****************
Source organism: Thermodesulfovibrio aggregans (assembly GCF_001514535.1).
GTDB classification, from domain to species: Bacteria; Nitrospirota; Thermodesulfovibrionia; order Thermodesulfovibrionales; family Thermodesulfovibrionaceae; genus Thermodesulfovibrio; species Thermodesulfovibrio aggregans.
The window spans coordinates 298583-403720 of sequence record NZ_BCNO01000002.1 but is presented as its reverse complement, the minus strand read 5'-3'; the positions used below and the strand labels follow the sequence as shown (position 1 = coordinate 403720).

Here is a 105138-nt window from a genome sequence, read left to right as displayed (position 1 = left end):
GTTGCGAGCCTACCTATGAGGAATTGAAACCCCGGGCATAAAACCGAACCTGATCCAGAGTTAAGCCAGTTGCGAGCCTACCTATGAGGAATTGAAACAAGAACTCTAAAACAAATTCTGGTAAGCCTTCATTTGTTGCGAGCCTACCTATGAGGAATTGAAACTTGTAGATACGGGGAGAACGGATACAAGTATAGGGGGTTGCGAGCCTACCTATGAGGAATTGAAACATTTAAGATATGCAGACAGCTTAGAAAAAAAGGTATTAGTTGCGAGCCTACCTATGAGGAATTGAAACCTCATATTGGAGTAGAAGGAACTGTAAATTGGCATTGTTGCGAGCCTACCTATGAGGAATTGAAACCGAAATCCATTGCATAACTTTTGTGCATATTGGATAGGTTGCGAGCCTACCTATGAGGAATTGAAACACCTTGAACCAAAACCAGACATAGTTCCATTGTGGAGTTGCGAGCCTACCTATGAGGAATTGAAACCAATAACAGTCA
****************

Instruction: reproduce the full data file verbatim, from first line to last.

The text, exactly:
Source organism: Thermodesulfovibrio aggregans (assembly GCF_001514535.1).
GTDB classification, from domain to species: Bacteria; Nitrospirota; Thermodesulfovibrionia; order Thermodesulfovibrionales; family Thermodesulfovibrionaceae; genus Thermodesulfovibrio; species Thermodesulfovibrio aggregans.
The window spans coordinates 298583-403720 of sequence record NZ_BCNO01000002.1 but is presented as its reverse complement, the minus strand read 5'-3'; the positions used below and the strand labels follow the sequence as shown (position 1 = coordinate 403720).

Here is a 105138-nt window from a genome sequence, read left to right as displayed (position 1 = left end):
GTTGCGAGCCTACCTATGAGGAATTGAAACCCCGGGCATAAAACCGAACCTGATCCAGAGTTAAGCCAGTTGCGAGCCTACCTATGAGGAATTGAAACAAGAACTCTAAAACAAATTCTGGTAAGCCTTCATTTGTTGCGAGCCTACCTATGAGGAATTGAAACTTGTAGATACGGGGAGAACGGATACAAGTATAGGGGGTTGCGAGCCTACCTATGAGGAATTGAAACATTTAAGATATGCAGACAGCTTAGAAAAAAAGGTATTAGTTGCGAGCCTACCTATGAGGAATTGAAACCTCATATTGGAGTAGAAGGAACTGTAAATTGGCATTGTTGCGAGCCTACCTATGAGGAATTGAAACCGAAATCCATTGCATAACTTTTGTGCATATTGGATAGGTTGCGAGCCTACCTATGAGGAATTGAAACACCTTGAACCAAAACCAGACATAGTTCCATTGTGGAGTTGCGAGCCTACCTATGAGGAATTGAAACCAATAACAGTCA